Elyorbek Ibrokhimov

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Elyorbek Ibrokhimov

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Custom Validator with Spring Boot

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Custom Validator with Spring Boot

Elyorbek Ibrokhimov's photo
Elyorbek Ibrokhimov
·Oct 12, 2022·

3 min read

Why custom validator?

Usually, when we deal with user input we need to validate the incoming requests. Spring MVC offers standard predefined validators. However, for some situations predefined validators may not be enough and we may want to create one ourselves.

IP address validator

For our learning purposes let's create an IP address validator. Initially we want to keep things simple: IP should be written using the dot-decimal notation, so it should have 3 dots ("."), no characters, numbers in between the dots, and numbers should be in a valid range.

@Target({ElementType.FIELD})
@Retention(RetentionPolicy.RUNTIME)
@Constraint(validatedBy = IpAddressValidator.class)
@Documented
public @interface IpAddress {
    String message() default "Not valid IP address";
    Class<?>[] groups() default {};
    Class<? extends Payload>[] payload() default {};
}

We need to provide all of the following parameters:

  • message, which is used to resolve a message in case of violation,
  • groups, allowing to define under which circumstances this validation is to be triggered ,
  • payload, allowing to define a payload to be passed with this validation (I don't know how to use it yet, just adding to conform to the Spring standards.),
  • @Constraint annotation pointing to an implementation of the ConstraintValidator interface.

Our requirement can be met using regex expressions but however it's better to stick to proven and well tested libraries if available. Google Guava is an open-source set of common libraries for Java and it includes InetAddressess class for our use case. Of course it may be overkill to include whole library for only one validation but, in fact, Google Guava library is very rich in features that can come in handy during the project development.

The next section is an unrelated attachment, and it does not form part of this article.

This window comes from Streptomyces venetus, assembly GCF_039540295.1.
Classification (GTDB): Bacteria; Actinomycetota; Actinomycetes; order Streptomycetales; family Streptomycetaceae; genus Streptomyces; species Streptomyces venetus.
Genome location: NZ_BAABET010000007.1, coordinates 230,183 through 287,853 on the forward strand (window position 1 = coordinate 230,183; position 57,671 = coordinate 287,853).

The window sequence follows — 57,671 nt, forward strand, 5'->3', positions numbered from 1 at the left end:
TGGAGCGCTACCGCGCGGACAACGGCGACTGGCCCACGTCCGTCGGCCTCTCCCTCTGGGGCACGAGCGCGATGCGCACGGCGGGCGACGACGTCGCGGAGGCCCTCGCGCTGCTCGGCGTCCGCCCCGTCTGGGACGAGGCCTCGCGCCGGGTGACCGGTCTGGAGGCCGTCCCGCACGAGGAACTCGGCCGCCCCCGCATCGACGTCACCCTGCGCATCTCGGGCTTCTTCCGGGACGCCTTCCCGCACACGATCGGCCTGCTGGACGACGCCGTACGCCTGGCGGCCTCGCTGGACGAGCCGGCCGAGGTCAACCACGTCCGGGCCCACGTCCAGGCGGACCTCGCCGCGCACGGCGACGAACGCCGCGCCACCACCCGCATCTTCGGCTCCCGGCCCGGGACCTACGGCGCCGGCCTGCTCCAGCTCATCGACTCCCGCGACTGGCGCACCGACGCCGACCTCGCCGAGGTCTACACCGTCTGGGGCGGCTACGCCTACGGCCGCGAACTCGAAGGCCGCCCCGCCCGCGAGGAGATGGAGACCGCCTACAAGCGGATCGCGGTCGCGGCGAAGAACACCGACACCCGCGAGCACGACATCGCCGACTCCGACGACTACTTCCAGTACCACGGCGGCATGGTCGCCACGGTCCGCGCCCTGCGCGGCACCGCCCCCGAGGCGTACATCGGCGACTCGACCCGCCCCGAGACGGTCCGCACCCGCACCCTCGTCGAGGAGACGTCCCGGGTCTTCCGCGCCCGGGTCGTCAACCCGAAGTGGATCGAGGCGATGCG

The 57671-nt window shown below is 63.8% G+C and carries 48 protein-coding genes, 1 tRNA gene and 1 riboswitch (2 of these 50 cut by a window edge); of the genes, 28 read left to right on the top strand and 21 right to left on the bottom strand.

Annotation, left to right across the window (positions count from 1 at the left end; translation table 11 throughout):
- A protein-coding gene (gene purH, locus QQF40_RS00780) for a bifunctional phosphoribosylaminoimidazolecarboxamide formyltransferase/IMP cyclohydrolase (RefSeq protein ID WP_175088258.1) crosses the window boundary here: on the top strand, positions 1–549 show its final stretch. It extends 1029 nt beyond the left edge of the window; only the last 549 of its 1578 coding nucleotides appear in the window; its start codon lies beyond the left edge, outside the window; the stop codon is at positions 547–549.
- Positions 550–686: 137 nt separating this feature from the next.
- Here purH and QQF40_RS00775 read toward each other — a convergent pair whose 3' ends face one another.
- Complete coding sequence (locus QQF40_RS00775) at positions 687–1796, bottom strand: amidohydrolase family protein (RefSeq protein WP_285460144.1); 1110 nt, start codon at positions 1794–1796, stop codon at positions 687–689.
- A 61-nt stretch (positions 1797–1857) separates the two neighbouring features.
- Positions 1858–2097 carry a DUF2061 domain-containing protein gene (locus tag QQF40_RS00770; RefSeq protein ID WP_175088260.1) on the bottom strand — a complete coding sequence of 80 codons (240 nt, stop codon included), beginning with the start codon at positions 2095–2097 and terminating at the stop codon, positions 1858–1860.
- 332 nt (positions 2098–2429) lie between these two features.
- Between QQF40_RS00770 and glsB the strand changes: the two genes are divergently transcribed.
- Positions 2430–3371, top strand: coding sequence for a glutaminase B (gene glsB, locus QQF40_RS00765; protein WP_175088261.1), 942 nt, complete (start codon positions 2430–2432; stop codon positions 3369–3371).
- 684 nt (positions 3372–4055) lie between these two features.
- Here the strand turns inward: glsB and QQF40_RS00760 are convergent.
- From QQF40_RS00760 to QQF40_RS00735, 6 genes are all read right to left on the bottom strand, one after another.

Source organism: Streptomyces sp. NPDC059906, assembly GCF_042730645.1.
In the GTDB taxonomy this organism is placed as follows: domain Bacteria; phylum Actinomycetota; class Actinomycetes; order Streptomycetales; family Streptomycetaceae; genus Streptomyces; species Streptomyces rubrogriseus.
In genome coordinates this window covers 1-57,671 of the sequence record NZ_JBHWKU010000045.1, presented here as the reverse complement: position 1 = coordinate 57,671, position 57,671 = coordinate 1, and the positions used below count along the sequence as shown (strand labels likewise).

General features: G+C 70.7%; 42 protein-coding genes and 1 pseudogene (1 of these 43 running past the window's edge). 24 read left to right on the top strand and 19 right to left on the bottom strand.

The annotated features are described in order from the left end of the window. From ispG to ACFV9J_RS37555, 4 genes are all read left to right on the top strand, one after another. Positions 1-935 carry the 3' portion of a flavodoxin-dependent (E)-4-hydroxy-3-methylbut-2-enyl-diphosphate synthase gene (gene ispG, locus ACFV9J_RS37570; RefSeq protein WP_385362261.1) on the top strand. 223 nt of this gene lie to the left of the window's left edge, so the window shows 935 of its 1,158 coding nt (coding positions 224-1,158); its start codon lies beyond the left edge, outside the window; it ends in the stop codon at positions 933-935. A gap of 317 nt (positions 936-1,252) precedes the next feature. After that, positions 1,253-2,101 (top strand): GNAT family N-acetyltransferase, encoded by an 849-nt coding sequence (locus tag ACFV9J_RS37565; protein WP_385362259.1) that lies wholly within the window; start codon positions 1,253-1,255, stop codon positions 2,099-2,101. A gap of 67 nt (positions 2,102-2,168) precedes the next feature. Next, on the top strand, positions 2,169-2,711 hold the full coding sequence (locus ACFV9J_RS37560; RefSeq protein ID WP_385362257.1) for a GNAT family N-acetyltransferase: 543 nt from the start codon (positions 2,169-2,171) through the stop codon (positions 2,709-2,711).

The validator implementation looks like this:

public class IpAddressValidator implements ConstraintValidator<IpAddress, String> {
  @Override
  public boolean isValid(String ip, ConstraintValidatorContext ctx) {
     return InetAddresses.isInetAddress(ip);
  }
}

It's quite simple at this point. We can just annotate our ip field and it does the job. For example, we have a Device class:

public Device {
  ...

  @IpAddress
  private String ip;
  ...
}

Now, let's try to make our implementation a little bit more advanced. We give the option to validate only a specific version of IP. Let's define IP version in enum type:

public enum IpVersion {
    V4,
    V6,
    ANY
}

And add IpVersion to IpAddress. Below is the updated version:

@Target({ElementType.FIELD})
@Retention(RetentionPolicy.RUNTIME)
@Constraint(validatedBy = IpAddressValidator.class)
@Documented
public @interface IpAddress {
    String message() default "Not valid IP address";
    Class<?>[] groups() default {};
    Class<? extends Payload>[] payload() default {};
    IpVersion version() default IpVersion.ANY;
}

Next, update implementation class:

public class IpAddressValidator implements ConstraintValidator<IpAddress, String> {
   private IpVersion version;
    @Override
    public void initialize(IpAddress ipAddress) {
        version = ipAddress.version();
    }
    @Override
    public boolean isValid(String ip, ConstraintValidatorContext ctx) {
        if(!InetAddresses.isInetAddress(ip)) // handles the case for dot decimal notation since InetAddress doesn't check for it.
            return false;

        try {
            InetAddress address = InetAddress.getByName(ip);
            switch (version) {
                case V4:
                    return address instanceof Inet4Address;
                case V6:
                    return address instanceof Inet6Address;
                case ANY:
                    return true;
            }
        } catch (UnknownHostException e) {
            return false;
        }
        return true;
    }
}

Lastly, updating our Device class to allow only IPv4 adresses:

public Device {
  ... 

  @IpAddress(version = IpVersion.V4)
  private String ip;
  ...
}

Conclusion

We learned how to create a custom IP validator to verify a field.

 
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